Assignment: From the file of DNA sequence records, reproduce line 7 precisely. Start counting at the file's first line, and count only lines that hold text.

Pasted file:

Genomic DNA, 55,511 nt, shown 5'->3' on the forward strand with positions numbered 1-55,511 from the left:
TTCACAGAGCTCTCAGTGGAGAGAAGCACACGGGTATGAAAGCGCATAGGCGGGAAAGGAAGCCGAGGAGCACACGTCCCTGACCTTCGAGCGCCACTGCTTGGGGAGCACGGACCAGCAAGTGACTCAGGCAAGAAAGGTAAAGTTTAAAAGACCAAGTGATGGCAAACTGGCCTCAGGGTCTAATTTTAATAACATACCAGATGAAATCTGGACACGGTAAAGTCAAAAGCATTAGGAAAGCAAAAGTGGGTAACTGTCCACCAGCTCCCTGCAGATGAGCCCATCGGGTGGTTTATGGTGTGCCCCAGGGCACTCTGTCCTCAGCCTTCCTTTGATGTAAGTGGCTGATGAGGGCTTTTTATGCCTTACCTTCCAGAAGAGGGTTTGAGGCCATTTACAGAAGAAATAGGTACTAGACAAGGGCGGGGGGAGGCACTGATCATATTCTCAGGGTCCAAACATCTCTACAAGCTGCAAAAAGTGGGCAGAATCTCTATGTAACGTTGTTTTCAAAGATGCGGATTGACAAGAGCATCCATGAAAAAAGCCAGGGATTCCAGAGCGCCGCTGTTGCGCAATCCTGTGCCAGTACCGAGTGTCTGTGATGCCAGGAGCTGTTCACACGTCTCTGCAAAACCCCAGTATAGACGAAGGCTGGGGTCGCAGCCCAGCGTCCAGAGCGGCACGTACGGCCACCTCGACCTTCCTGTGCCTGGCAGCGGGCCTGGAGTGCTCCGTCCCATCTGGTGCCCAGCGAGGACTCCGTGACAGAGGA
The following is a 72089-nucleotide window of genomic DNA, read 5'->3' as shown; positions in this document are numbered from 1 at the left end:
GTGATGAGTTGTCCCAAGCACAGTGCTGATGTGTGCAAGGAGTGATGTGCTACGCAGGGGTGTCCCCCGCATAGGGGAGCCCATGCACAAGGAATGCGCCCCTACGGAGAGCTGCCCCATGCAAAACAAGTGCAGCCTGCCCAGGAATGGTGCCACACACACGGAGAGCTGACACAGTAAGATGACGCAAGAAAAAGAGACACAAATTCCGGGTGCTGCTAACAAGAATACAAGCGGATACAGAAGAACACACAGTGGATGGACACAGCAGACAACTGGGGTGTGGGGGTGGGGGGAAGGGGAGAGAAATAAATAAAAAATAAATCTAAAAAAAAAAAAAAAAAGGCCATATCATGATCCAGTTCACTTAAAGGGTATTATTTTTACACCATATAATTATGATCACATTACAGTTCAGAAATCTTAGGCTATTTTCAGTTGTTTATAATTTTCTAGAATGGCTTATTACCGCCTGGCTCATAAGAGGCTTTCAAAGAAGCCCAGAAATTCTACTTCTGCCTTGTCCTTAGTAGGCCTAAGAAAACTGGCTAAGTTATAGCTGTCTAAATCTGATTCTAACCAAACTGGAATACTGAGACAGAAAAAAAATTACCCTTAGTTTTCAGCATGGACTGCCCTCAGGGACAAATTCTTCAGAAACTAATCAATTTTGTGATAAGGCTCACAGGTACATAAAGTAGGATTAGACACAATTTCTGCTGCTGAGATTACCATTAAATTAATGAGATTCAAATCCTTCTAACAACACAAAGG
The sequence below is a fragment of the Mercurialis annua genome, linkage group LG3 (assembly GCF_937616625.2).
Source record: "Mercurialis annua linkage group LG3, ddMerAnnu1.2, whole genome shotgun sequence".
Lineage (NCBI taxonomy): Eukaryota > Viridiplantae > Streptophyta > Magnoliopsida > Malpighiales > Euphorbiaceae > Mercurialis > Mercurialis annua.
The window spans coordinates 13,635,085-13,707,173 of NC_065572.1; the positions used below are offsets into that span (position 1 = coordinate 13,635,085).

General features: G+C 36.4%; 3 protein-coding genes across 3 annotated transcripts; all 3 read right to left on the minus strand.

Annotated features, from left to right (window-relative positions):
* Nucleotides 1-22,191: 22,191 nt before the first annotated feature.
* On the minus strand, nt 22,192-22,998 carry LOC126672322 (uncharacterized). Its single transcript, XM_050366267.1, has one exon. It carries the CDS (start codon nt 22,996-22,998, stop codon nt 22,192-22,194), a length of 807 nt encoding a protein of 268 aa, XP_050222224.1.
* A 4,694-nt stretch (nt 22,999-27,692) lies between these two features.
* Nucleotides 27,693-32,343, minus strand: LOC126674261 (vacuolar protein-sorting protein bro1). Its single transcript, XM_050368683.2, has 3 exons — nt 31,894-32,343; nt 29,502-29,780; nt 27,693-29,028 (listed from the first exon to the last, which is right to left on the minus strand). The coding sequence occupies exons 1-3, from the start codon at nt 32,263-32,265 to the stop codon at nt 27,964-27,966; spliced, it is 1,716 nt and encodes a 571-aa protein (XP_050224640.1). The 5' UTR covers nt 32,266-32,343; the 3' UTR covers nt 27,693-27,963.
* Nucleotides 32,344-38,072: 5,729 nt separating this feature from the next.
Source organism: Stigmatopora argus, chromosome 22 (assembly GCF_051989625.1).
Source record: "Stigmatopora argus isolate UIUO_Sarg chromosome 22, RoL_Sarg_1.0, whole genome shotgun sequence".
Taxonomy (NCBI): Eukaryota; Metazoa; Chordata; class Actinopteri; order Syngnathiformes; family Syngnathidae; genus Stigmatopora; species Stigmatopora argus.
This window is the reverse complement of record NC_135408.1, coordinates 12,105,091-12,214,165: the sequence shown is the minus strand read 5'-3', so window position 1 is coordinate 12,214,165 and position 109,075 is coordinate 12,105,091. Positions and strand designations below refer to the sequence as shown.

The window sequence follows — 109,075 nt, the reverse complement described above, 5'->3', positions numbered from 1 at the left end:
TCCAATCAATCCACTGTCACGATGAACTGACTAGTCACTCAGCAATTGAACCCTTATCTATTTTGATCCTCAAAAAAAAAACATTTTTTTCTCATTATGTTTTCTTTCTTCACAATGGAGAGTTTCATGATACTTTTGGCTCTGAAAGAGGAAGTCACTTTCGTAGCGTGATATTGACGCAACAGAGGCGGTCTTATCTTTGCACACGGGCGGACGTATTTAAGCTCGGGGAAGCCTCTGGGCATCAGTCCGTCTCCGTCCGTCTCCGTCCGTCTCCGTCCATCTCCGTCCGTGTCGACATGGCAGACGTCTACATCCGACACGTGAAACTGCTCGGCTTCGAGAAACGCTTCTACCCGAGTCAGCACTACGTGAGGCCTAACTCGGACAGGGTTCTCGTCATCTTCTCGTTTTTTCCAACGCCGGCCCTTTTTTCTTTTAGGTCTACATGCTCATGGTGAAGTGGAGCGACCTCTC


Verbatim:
Lineage (NCBI taxonomy): Eukaryota > Viridiplantae > Streptophyta > Magnoliopsida > Malpighiales > Euphorbiaceae > Mercurialis > Mercurialis annua.